Class struggle and hip-hop: interview with Comrade Malone, 2009
Hip-hop has seen artists with social and political awareness. Rarely, however, has there been hip-hop fused with unashamedly class struggle, libertarian politics. 22-year-old Comrade Malone attempts to buck that trend with his album The Spontaneous Revolt LP.
Ed Goddard from libcom.org caught up with him to talk about life and politics in music.
Tell us a bit about your life growing up and how you got into politics.
I grew up on a council estate in north-west London and lived there for the first twenty years of my life. I’m not from a political background and didn’t really pay attention to politics until my late teens. In 2003, when the invasion of Iraq began, there was a massive walkout at my school with students blocking roads and making their way to go and protest outside parliament. At the time, this was just a day off school which let me go and get stoned with mates in the park. But it did have an effect and I started thinking a lot more about how shit things are. I questioned things a lot more after that, to the point where I was questioning the overall nature of capitalism, which I started to see as the root cause of all these problems.
When I was 20, I left home and lived in a homeless people’s hostel for a year. Throughout my time there, I was unemployed, on benefits and getting more pissed off, as were the boys I shared facilities with.
That hostel was a trap. The only way you could leave and get into social housing was by being referred by the staff there, which meant submitting to their rules and keeping up to date with the weekly service charge you'd pay from your benefits. My money would go fast on food and transport I'd use to look for work. When I got into service charge arrears I was threatened with eviction twice. Serious bully business from a housing 'charity'! You could get on the council list, but it’d take a few years to build up enough points for a flat and even then your chances are ultra slim.
Why did you call the album The Spontaneous Revolt LP?
We made the album in about two weeks and I wanted that to be reflected in the name, as well as reflecting it’s political content. Spontaneous Revolt refers both to the nature of the album and the way in which it was made.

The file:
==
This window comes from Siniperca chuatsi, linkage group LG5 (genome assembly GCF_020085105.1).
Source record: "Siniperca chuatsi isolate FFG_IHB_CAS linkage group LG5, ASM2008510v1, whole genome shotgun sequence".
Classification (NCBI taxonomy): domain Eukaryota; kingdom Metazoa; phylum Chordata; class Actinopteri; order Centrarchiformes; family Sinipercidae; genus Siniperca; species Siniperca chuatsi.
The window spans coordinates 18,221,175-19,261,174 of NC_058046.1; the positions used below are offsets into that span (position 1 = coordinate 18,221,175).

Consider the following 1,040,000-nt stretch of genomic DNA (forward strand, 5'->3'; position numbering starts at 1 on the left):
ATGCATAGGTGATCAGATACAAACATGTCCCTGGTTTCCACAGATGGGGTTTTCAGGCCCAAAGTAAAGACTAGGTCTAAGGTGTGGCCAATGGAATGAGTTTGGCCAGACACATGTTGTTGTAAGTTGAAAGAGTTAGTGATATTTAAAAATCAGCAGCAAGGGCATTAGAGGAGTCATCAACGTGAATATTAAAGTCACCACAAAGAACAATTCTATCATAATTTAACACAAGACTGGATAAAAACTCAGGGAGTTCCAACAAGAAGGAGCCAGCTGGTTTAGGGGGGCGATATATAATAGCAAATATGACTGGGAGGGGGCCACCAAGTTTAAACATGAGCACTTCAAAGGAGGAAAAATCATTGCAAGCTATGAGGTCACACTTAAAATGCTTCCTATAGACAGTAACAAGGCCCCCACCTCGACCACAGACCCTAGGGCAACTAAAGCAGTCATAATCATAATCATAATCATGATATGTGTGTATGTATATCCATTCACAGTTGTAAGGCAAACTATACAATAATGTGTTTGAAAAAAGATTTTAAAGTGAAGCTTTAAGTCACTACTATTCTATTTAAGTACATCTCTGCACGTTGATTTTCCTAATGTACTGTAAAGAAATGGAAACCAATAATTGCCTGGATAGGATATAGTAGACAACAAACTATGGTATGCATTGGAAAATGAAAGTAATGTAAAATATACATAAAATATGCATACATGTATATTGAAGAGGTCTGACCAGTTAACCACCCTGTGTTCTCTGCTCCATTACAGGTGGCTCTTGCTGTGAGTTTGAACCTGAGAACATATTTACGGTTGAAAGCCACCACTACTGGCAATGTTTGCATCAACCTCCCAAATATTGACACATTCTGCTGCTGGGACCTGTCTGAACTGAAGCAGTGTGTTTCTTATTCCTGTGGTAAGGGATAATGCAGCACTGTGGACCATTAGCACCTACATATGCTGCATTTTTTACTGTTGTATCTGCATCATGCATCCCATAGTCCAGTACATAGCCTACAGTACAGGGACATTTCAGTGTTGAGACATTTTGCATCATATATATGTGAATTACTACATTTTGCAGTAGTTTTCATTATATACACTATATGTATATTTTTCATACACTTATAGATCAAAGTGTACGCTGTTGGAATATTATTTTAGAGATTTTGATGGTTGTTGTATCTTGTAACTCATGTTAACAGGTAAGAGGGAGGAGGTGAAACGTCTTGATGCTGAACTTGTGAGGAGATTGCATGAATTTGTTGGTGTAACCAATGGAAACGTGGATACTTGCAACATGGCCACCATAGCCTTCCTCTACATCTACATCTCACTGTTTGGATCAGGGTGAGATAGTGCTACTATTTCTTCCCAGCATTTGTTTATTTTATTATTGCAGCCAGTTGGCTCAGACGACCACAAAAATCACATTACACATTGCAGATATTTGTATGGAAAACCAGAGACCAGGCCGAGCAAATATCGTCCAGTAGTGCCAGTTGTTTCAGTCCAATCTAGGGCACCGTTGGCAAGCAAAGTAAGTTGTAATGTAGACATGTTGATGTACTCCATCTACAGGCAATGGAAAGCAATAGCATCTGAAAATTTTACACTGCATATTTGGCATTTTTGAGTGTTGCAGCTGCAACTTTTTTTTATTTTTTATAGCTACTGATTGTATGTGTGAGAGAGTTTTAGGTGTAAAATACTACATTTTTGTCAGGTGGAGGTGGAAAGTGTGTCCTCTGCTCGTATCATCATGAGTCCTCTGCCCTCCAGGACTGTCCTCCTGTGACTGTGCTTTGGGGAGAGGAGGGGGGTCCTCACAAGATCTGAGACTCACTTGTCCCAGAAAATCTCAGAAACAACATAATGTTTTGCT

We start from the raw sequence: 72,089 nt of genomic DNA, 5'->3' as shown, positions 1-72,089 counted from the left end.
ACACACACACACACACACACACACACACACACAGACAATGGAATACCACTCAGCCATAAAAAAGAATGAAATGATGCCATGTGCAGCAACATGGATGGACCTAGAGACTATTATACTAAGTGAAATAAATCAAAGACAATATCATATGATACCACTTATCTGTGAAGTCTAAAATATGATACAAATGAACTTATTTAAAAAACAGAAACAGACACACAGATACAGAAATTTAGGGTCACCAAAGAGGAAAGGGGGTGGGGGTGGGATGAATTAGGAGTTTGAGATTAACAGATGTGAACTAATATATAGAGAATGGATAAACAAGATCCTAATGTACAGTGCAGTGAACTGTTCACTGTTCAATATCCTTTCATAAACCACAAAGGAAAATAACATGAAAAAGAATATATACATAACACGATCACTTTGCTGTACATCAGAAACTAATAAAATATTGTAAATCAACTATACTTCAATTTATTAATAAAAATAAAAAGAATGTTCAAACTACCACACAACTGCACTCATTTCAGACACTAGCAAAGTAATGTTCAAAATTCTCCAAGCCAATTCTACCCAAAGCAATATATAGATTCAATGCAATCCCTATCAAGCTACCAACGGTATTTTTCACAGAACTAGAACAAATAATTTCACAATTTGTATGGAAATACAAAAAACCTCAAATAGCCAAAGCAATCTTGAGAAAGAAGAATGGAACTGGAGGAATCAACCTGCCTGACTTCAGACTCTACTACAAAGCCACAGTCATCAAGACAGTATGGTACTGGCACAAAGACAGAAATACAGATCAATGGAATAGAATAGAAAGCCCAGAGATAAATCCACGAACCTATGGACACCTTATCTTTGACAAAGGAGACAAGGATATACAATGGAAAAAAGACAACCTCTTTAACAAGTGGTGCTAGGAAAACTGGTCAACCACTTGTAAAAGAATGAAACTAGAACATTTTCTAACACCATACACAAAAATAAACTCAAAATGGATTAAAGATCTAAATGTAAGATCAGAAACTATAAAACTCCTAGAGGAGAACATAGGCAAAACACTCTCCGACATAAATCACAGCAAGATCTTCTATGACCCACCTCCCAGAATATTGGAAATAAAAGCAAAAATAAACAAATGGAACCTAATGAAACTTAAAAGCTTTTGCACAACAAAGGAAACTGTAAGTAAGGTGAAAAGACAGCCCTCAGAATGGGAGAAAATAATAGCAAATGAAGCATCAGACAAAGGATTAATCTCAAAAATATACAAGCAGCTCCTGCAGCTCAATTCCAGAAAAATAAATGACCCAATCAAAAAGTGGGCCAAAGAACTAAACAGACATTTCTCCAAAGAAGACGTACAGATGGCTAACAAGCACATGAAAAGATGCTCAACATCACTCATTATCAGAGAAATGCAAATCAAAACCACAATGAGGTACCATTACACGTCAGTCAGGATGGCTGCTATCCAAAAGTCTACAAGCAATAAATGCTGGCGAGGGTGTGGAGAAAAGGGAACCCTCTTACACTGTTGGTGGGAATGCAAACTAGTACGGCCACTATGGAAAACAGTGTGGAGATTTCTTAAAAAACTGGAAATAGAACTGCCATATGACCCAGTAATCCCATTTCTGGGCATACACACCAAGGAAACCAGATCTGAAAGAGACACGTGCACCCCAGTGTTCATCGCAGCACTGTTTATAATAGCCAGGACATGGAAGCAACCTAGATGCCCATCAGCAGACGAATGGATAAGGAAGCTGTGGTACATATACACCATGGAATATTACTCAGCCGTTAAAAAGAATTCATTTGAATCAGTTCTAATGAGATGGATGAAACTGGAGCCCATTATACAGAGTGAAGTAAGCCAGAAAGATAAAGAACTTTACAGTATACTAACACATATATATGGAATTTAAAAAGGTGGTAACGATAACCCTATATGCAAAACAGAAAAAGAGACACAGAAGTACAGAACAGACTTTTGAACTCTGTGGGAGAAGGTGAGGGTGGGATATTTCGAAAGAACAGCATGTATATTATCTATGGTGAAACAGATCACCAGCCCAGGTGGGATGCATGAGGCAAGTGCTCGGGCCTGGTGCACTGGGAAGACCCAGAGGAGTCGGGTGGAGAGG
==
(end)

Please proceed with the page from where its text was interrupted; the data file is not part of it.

Tell us about your experiences so far within the UK hip-hop scene.
I got into the scene by grabbing the mic and turning up for free studio time any time I could. I recorded a cheaply made track at a music college which got passed around on copied CDs and ended up on pirate radio. I got invited to do live shows on air and eventually got a phone call from Kemet Entertainment Records, who I signed a recording contract with in 2006. Whilst on Kemet, I worked with some quality producers such as Baby J, Joe Buddha, and DJ Flip, and was getting a lot of shows.
Sadly, UK hip hop had its own little economic collapse, with nights like Kung Fu in Camden and Speakers Corner in Brixton closing, Itch FM shutting down, Low-Life records closing, and Kemet as well. There's no green shoots here and no one’s bailing us out! We're all redundant rappers now; last year I was in a quality studio off Harley street, and now I'm in DJ Downlow's flat eating fried chicken with ghetto-flavoured mayonnaise.
As a class struggle anarchist, you’re quite different from a lot of other socially conscious rappers. What are your views on the prevalence of nationalist, religious or pro-Obama views in hip-hop?
They’re just a reflection of opinion in America. Politically, some of those opinions might be to the left, but if you want more class struggle in hip-hop, you need more class struggle in society first. Hip-hop reflects what’s already there, whether its street violence, political consciousness, or ‘Vote Obama’ feeling.
What radical traditions/movements do you take inspiration from?
The movements that inspire me most are always working class grassroots ones, and often, but not always, those with libertarian principles. Learning about what the CNT-FAI achieved in the 1930s, contributed to the confidence I have in the possibility of a self-managed society on a large scale. Hungary 1956 is another good example. It's hard to hear conscious American hip-hop without reference to the Black Panthers. What's inspiring about them is that they were a street-level organisation and their survival programs made a big positive difference to the lives of people in the community. These days, there's often focus on organising in the workplace, but not enough on dealing with community issues. Right now, I'm also inspired by all the shit kicking off in Greece.
What do you think of the anarchist movement's ability to engage working class youth such as yourself?
The anarchist movement needs to start holding Skins parties with free booze and drugs, and a strict dress code of hoodies, caps, and trainers only! But on a serious level, it’s about communicating with people in the right way. People in political groups might be experienced and knowledgeable but young working class people often feel they lack that experience and knowledge to be active. Most people don’t know the definition of anarchism. The anarchist movement has got to let people know what it’s all about and show people that there are no intellectual entry requirements.
What are your plans for the future?
I’m gonna be recording and releasing more free material. For most of the time, I’ll be working alongside DJ Downlow, my partner in crime in studio and pub. I’d love to do a tour across Europe and I’m thinking about the possibility of doing that, but it won’t happen this year. As for now, I’m just gonna keep releasing free music.
Spontaneous Revolt Free Download - www.sensei.fm
Comrade Malone official myspace page - www.myspace.com/comrademalone